eldritch

adjective
el·​dritch | \ ˈel-drich How to pronounce eldritch (audio) \

Definition of eldritch

: strange or unnatural especially in a way that inspires fear : weird, eerie And the woman, whose voice had risen to a kind of eldritch singsong, turned with a skip, and was gone.— Robert Louis Stevenson … the film works its whimsically eldritch spell through inspired casting, brilliant editing, and subtly astonishing special effects …— Ty Burr

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Did You Know?

Curse, "cobweb," "witch," "ghost," and even "Halloween" - all of these potentially spooky words have roots in Old English. "Eldritch," also, comes from a time when otherworldly beings were commonly thought to inhabit the earth. The word is about 500 years old and believed to have come from Middle English "elfriche," meaning "fairyland." The two components of "elfriche" - "elf" and "riche" - come from the Old English "ælf" and "rīce" (words which meant, literally, "elf kingdom"). Robert Louis Stevenson wasn't scared of "eldritch." He used the term in his novel Kidnapped: "'The curse on him and his house, byre and stable, man, guest, and master, wife, miss, or bairn -- black, black be their fall!' -The woman, whose voice had risen to a kind of eldritch sing-song, turned with a skip, and was gone."

Examples of eldritch in a Sentence

Recent Examples on the Web The 1906 earthquake toppled or knocked askew thousands of tombstones and statues, increasing the cemeteries’ eldritch appearance. Gary Kamiya, San Francisco Chronicle, "Lively, lengthy battle over where to bury SF’s dead," 30 Mar. 2018 Just as a graphic-novel presentation may ease a young reader’s access to the eldritch world of Poe, so art books for children use informality to make fine art accessible to the potential young connoisseur. Meghan Cox Gurdon, WSJ, "The Best New Children’s Books," 28 July 2017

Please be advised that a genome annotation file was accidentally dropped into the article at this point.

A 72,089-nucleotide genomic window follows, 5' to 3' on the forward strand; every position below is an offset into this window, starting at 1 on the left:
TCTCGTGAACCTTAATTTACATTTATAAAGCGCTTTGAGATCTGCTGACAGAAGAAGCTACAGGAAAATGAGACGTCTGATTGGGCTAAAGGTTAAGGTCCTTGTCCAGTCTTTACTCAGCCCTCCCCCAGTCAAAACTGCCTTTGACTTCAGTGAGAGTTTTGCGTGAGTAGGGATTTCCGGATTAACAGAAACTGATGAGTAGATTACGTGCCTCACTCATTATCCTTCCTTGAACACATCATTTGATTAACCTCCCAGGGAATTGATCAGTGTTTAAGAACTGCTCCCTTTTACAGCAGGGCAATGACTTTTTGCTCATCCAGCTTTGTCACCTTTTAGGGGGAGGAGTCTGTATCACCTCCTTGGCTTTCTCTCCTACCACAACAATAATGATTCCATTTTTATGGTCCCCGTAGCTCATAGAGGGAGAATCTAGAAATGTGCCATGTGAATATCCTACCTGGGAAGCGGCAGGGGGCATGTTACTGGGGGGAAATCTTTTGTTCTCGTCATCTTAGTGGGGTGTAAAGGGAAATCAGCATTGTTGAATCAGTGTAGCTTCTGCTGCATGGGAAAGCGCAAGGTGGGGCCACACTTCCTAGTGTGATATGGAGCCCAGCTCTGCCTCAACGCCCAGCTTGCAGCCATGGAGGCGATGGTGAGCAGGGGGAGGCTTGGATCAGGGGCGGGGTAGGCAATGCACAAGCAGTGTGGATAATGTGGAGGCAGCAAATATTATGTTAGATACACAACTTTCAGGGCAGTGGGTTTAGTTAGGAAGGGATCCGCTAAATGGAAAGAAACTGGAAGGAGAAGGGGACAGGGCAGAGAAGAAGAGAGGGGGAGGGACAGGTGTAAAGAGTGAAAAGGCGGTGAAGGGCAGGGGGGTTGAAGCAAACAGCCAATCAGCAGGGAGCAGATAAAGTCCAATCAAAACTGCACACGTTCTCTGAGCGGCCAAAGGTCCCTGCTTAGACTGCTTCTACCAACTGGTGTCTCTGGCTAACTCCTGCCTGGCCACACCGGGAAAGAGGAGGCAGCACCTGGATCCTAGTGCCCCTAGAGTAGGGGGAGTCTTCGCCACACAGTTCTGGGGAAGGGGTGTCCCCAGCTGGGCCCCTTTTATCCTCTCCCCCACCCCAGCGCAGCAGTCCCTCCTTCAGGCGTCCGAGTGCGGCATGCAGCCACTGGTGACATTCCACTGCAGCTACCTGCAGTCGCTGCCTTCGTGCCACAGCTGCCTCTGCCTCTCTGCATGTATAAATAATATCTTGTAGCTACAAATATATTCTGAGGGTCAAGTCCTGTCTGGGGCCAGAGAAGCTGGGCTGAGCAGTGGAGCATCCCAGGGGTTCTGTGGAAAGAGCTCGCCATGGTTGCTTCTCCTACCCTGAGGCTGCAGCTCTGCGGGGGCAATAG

These example sentences are selected automatically from various online news sources to reflect current usage of the word 'eldritch.' Views expressed in the examples do not represent the opinion of Merriam-Webster or its editors. Send us feedback.

First Known Use of eldritch

1508, in the meaning defined above

History and Etymology for eldritch

perhaps from Middle English *elfriche fairyland, from Middle English elf + riche kingdom, from Old English rīce — more at rich

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Cite this Entry

“Eldritch.” The Merriam-Webster.com Dictionary, Merriam-Webster Inc., https://www.merriam-webster.com/dictionary/eldritch. Accessed 24 January 2020.

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